No, the sign of Jonah was not about a period of time. It was about the impossible turning of a hopeless situation. What man survives being swallowed and held for days in the belly of a great fish? Like Jonah, Yeshua returned from three days in the jaws of death.

The mainstream is sometimes right. Whatever the faults of Christian history, on important details such as the timing of the crucifixion, the tradition turns out to be right. Good Friday is no myth. It is the only interpretation true to the Jewish background of the story.


About Derek Leman

IT guy working in the associations industry. Formerly a congregational rabbi. Dad of 8. Nerd.
This entry was posted in Bible, Christian, Holidays, messianic, Messianic Jewish, Messianic Judaism, Passover, Resurrection, Yeshua. Bookmark the permalink.

69 Responses to Passover and Yeshua’s Crucifixion

  1. brandi2515 says:

    You make good point, for Jesus being crucified on a Friday. My question though, is as Christ followers, should we be celebrating His resurrection on a Sunday every year? Or in accord to when Passover occurs? I’m not Jewish, but started taking part in Passover a few years ago. Jesus’ death and resurrection has so much more meaning to me when understood along with the Passover. But I am frustrated that the Christian church decides to celebrate those things on a pagan holiday instead of looking at a perfectly sensible calendar. When do you celebrate His resurrection?

  2. Connie says:

    I’m not saying you’re wrong, but I’m not convinced. Your argument hangs on the three days, citing Matthew 12:40 as not literal days. But the head priests thought otherwise in Matthew 27:62-66, which includes at 64, “Therefore, order that the grave be made secure ’til the third day; otherwise the talmidim may come, steal him away and say to the people, ‘He was raised from the dead.'” CJB

    So when the priests and Pilate talk about three days, they’re also not literal days? Mark 15, 16; Luke 23, 24; John 19, 20; Matthew 27 all get interpreted and reinterpreted depending on these three days.

    I’m rushing, so I hope this makes some sense. It’s taken in pieces from rather long notes I have.

  3. 1thrufire says:

    Derek – I came to the same conclusion: Y’shua was crucified on Passover. Consider the sequence of feasts – particularly Reishit Katzir, (old vs new) and a full cycle of a “day” began at sunset.

    Counting from zero or one also makes a difference. (In other words, is the day included?) I look at the feasts as the best indicators of the sequence timing, because it’s clear to Paul in 1 Cor 15 that Messiah’s resurrection was spoken of in the Scriptures, and not merely by one prophet such as Jonah.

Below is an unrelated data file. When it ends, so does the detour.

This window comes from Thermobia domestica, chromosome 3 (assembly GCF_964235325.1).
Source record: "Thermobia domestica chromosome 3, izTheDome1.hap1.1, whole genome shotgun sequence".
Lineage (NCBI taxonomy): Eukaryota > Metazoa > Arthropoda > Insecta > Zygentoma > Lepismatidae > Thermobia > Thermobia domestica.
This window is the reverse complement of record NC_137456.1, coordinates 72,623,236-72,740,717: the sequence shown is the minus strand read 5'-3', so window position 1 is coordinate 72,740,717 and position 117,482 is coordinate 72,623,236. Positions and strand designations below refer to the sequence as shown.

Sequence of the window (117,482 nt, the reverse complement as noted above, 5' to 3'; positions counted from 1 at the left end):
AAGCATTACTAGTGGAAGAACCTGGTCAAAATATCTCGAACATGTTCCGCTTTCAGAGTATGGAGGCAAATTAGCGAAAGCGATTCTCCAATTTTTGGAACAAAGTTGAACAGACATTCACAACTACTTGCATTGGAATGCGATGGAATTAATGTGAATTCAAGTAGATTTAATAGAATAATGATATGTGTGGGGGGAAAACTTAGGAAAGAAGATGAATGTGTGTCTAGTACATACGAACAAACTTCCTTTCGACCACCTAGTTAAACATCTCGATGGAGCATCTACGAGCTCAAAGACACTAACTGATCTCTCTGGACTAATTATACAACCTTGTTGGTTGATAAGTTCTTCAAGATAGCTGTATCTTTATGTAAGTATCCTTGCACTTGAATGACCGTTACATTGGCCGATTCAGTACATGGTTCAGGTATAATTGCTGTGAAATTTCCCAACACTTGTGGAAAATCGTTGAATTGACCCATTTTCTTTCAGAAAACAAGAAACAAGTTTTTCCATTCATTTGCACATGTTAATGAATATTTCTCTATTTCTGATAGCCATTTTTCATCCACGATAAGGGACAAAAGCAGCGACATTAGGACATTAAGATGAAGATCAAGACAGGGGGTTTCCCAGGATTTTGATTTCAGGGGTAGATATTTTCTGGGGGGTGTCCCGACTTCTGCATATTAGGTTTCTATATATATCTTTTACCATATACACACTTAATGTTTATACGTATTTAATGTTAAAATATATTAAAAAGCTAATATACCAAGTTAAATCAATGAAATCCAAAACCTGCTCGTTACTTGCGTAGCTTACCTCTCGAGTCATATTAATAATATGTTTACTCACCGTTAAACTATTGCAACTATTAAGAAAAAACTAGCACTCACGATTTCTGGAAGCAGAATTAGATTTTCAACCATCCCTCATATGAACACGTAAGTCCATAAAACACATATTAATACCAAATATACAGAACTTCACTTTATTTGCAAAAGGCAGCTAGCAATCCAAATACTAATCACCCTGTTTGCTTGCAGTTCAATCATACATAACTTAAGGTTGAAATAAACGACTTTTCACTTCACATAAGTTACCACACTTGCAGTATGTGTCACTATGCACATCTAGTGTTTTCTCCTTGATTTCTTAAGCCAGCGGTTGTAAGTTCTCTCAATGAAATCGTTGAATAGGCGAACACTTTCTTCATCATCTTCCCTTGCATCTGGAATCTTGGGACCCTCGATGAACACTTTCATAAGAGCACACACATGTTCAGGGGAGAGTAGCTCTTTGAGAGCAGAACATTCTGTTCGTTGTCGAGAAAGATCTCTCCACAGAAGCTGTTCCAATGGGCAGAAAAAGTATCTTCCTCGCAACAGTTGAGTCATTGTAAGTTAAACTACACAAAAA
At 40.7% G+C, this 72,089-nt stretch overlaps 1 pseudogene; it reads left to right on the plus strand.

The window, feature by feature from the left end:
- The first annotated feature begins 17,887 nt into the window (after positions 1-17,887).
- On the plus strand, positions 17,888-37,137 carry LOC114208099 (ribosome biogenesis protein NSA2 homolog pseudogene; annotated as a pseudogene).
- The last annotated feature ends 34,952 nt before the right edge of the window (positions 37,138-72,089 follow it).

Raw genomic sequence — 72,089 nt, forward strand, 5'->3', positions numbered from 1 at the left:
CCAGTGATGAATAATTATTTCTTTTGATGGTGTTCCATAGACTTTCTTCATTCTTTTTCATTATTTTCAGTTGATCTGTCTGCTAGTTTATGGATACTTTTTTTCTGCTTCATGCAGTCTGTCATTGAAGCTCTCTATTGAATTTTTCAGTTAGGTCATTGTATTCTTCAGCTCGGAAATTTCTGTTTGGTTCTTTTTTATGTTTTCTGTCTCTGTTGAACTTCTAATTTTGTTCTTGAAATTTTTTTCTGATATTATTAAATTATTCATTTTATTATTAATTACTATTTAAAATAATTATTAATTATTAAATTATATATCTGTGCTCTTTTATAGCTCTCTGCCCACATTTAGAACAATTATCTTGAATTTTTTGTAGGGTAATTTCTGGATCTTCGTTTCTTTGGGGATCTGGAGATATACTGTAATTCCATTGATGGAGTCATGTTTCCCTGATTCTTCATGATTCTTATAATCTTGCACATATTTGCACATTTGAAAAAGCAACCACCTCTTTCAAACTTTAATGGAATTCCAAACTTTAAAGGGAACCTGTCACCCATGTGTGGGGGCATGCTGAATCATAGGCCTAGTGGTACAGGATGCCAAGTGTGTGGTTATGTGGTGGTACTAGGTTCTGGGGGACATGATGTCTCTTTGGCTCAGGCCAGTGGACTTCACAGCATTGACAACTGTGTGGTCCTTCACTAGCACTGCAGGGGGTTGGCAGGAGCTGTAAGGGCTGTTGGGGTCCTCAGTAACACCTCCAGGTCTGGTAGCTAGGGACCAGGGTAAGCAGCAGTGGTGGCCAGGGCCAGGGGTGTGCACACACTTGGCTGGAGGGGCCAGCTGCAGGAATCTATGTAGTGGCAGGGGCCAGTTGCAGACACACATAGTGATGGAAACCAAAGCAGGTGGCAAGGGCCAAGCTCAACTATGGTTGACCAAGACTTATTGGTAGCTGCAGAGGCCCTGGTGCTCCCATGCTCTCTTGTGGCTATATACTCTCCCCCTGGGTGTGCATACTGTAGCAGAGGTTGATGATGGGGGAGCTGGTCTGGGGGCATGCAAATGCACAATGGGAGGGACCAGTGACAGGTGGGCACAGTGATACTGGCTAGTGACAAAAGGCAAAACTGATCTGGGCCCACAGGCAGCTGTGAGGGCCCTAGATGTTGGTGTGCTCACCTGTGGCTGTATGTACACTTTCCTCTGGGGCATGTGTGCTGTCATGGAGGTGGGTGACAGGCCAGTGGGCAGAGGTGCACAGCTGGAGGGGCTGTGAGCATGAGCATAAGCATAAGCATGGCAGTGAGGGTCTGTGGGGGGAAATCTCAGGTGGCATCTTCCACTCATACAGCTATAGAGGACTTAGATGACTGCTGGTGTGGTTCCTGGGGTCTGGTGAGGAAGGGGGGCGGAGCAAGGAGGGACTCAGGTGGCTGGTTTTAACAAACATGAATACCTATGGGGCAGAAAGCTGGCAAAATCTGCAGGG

In the Matthew 12:40 reference to Jonah, Y’shua does state he will spent three days and three nights in the kardia (heart) of the earth. But we must be careful not to assume this means burial. Kardia is about the seat of emotion/will and not physical burial.

    Being taken in the Garden of Gethsemane is as good as being buried, because His free will to walk away was no longer available, and death is a kind of prison of the will.

    So I think you’re right about Jonah as the sign – it’s about something miraculous with parallels, and the rejection of Messiah after His resurrection.

  4. Brandi:

    I always celebrate the resurrection of Messiah on the Sunday of Passover week. Most years it coincides with the Christian celebration, but some years it does not. This is because at the Council of Nicea, it was decided (with the influence of Constantine) that a different method for calculating resurrection Sunday was needed (specifically to be separated from the Jewish calendar). This is one of the few true examples of Constantine’s negative influence (he is often made the evil villain in silly and unhistorical ways).


  5. Connie:

    I don’t get your argument. If the chief priests guarded the tomb until the “third day” is Matt. 27, that confirms my point. If he was in the tomb three full days and nights, they would have guarded it until the fourth day. Besides, who is to say they understood the timing Yeshua referred to anyway.

    If Yeshua was not crucified on Friday, the question no one can answer is, “What Sabbath did they rush to bury him prior to?”


  6. ltverberg says:

    Thanks for this excellent series of articles, Derik.

    I see only one thing to point out that makes your argument all the more airtight. You wonder in your earlier article why a lamb isn’t mentioned. In fact it is! It’s in the passage you quoted in your earlier article, Luke 22:15: “I have earnestly desired to eat this pascha [Greek, paschal lamb or Passover] with you…”

    Scholar Steven Notley writes:

    “It is seldom recognized by Christian readers that the same Greek word for the feast (Passover) is also the term for the main course (i.e., the sacrificial lamb). So, we read the identical Greek word in the Apostle Paul’s declaration, “For Christ, our pascha [paschal lamb] has been sacrificed” (1 Cor. 5:7).”

    So when Jesus speaks about eating the “Passover” he is speaking about the lamb – it hasn’t been left out of the conversation.